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A Guide to Tax Collector Bonds
SuretyBonds.com is legally licensed to issue tax collector bonds nationwide. Whether you’re a tax collector in Arkansas, California, New Jersey or Mississippi, we can help!
Tax collector bonds cover individuals who collect taxes for government agencies. This type of bond is used to guarantee hired or elected officials will perform their tax-collecting duties legally and ethically. The bond may also cover liability in the case of uncollected taxes. Our expert surety specialists have developed this guide to explain how tax collector bonding works.
What is a Tax Collector Bond?
A tax collector surety bond is a type of public official surety bond. Although elected or hired to serve the public, some tax collectors may still behave unethically. For this reason, a tax collector bond is a surety bond required in every state to protect the public and hold tax collectors accountable. All states require tax collectors to be bonded to ensure that all laws regulating the performance of tax collectors are upheld and that all business - ranging from billing and cashier services to reports and remittance - is conducted ethically.
Tax Collector Bonds Protect the Public
Local government agencies require tax officials to be bonded because it holds them financially accountable for completing duties in an appropriate manner. As a preventative measure, surety bonds ensure that public taxes are allocated appropriately. Depending on the bond’s contractual terms, a tax collector bond might also cover liability in the case of uncollected taxes.
The degree of tax collector bond protection also varies widely depending on the jurisdiction. For example, the state of Mississippi requires deputy tax assessors to have a $10,000 surety bond while deputy tax collectors are required to get a $50,000 surety bond. In this instance, public funds managed by deputy tax collectors receive a greater degree of protection than do those of deputy tax assessors.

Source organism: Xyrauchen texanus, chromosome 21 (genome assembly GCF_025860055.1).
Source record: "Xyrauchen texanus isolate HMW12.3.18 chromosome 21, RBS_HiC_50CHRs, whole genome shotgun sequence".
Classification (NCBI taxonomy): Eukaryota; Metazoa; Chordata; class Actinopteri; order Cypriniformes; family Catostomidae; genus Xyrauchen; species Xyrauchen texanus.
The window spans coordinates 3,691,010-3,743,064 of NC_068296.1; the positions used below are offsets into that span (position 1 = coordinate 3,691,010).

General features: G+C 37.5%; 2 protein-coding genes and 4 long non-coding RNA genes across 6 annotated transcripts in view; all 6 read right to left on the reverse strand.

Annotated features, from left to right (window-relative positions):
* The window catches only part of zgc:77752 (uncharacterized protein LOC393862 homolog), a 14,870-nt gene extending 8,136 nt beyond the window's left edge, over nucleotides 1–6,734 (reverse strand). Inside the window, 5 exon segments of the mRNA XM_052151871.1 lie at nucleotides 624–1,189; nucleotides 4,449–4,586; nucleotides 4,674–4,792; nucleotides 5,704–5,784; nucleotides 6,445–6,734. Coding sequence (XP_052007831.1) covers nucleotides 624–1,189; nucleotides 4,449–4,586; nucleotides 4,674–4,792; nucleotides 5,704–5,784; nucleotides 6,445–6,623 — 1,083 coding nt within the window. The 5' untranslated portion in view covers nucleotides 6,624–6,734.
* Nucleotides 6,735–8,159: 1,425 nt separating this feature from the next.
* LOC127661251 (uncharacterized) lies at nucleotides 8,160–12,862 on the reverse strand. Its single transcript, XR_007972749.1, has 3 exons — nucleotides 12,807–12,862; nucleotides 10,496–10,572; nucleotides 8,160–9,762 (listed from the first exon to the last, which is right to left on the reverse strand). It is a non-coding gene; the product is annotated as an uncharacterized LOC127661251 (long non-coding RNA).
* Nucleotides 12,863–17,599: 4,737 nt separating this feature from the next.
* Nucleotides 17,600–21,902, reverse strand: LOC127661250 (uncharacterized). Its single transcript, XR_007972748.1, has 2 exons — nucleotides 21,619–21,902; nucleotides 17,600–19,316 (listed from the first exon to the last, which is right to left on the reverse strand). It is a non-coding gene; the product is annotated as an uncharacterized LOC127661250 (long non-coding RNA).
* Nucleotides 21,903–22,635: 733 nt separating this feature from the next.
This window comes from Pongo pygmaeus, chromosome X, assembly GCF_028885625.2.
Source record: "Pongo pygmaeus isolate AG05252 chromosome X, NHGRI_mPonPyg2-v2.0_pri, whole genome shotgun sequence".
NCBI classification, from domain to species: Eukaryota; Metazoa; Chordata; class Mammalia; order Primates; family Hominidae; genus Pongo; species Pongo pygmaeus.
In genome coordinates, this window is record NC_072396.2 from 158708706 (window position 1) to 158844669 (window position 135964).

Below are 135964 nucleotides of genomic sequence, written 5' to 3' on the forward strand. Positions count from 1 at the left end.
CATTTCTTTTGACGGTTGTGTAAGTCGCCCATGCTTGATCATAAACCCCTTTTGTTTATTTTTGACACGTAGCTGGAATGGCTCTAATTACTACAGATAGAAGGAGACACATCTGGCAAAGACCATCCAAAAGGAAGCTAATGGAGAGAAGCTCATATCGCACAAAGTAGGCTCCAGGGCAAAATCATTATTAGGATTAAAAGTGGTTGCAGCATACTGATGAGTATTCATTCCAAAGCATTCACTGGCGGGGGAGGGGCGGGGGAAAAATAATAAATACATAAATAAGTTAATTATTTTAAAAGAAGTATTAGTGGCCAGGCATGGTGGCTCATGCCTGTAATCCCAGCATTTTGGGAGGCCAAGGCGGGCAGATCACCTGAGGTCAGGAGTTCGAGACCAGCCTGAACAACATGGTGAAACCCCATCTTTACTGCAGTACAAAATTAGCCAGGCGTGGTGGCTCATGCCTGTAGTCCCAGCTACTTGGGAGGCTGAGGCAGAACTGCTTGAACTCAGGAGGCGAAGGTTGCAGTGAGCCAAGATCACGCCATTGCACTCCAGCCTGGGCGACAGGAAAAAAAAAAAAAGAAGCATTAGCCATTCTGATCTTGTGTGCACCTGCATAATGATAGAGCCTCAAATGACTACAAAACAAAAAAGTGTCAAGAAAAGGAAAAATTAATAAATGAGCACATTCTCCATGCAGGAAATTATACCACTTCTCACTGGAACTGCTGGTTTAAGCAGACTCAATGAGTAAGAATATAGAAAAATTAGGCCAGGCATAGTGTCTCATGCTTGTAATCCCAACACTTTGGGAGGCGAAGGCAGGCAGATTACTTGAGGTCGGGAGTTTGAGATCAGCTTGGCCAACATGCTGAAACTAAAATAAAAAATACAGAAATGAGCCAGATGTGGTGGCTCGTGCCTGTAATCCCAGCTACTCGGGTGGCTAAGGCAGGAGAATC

Thanks to tax collector bonds, the public can rest assured that government agencies take important preventative measures to provide the public with accurate and ethical tax collection services.
Learn More About Surety Bonds.
A tax collector bond is a type of surety bond that’s underwritten by many insurance companies. A surety bond is a type of insurance instrument that involves three parties.
- The principal is the individual applying for the bond or in this case, the tax collector.
- The obligee is the entity that requires the bond, which in this case is a governing agency, whether it be at the municipal, county, state or federal level.
- The surety is the insurance underwriter that issues the bond and assures the tax collector will fulfill his or her duties as required by the governing agency.
Tax collectors must perform many duties while collecting taxes. If an individual fails to comply to the terms of the bond and performs the duties of the position inappropriately, the tax collector surety bond acts as a safety net for both the government and the general public.
Pay A Low Rate For Your Bond.
The premium you’ll pay depends on the amount of coverage you need, which varies by state and sometimes county. These bond amounts can be quite high, even upwards of $100,000. However, applicants with good credit will qualify for the best tax collector bond rates ranging anywhere from 2-7% of the bond amount. This means that a standard $10,000 tax collector surety bond typically costs just $200-$700. Get your free, no-obligation price quote today!
Enjoy Quick, Easy & Accurate Bonding.
To get bonded quickly and easily, just follow these four easy steps:
- Apply. Simply fill out our online contact form and your account manager will contact you within 1 business day to walk you through the application process.
- Get your free price quote. Your account manager will shop your bond to find the best price. You’ll be provided with a free price quote without an obligation to buy.
- Pay for your bond. Your bond will be issued as soon as your payment is processed.
- Receive your bond. You’ll receive a copy of your bond via email and your original bond form will arrive in the mail according to your shipping preferences.